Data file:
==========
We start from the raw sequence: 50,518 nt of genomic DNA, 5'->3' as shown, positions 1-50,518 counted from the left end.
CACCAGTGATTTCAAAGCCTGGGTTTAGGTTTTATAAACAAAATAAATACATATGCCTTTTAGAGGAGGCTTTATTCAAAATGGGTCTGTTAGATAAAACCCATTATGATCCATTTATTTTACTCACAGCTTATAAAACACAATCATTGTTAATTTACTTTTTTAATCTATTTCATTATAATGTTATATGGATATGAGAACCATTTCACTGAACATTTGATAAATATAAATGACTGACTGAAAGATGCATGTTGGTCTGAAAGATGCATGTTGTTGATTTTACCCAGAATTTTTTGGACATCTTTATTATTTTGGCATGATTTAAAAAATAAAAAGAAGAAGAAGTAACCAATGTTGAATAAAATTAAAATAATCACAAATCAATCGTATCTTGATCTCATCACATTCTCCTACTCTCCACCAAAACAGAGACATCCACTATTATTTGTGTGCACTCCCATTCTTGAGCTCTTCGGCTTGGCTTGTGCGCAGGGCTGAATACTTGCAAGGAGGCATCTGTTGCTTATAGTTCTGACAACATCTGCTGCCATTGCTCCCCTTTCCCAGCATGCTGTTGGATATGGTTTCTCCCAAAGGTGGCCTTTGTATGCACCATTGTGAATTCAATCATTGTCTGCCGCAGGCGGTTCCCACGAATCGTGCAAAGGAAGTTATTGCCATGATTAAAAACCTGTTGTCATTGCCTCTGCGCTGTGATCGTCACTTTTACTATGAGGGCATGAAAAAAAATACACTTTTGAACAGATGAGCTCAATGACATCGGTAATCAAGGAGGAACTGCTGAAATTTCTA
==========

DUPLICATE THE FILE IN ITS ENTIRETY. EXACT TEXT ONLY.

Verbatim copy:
We start from the raw sequence: 50,518 nt of genomic DNA, 5'->3' as shown, positions 1-50,518 counted from the left end.
CACCAGTGATTTCAAAGCCTGGGTTTAGGTTTTATAAACAAAATAAATACATATGCCTTTTAGAGGAGGCTTTATTCAAAATGGGTCTGTTAGATAAAACCCATTATGATCCATTTATTTTACTCACAGCTTATAAAACACAATCATTGTTAATTTACTTTTTTAATCTATTTCATTATAATGTTATATGGATATGAGAACCATTTCACTGAACATTTGATAAATATAAATGACTGACTGAAAGATGCATGTTGGTCTGAAAGATGCATGTTGTTGATTTTACCCAGAATTTTTTGGACATCTTTATTATTTTGGCATGATTTAAAAAATAAAAAGAAGAAGAAGTAACCAATGTTGAATAAAATTAAAATAATCACAAATCAATCGTATCTTGATCTCATCACATTCTCCTACTCTCCACCAAAACAGAGACATCCACTATTATTTGTGTGCACTCCCATTCTTGAGCTCTTCGGCTTGGCTTGTGCGCAGGGCTGAATACTTGCAAGGAGGCATCTGTTGCTTATAGTTCTGACAACATCTGCTGCCATTGCTCCCCTTTCCCAGCATGCTGTTGGATATGGTTTCTCCCAAAGGTGGCCTTTGTATGCACCATTGTGAATTCAATCATTGTCTGCCGCAGGCGGTTCCCACGAATCGTGCAAAGGAAGTTATTGCCATGATTAAAAACCTGTTGTCATTGCCTCTGCGCTGTGATCGTCACTTTTACTATGAGGGCATGAAAAAAAATACACTTTTGAACAGATGAGCTCAATGACATCGGTAATCAAGGAGGAACTGCTGAAATTTCTA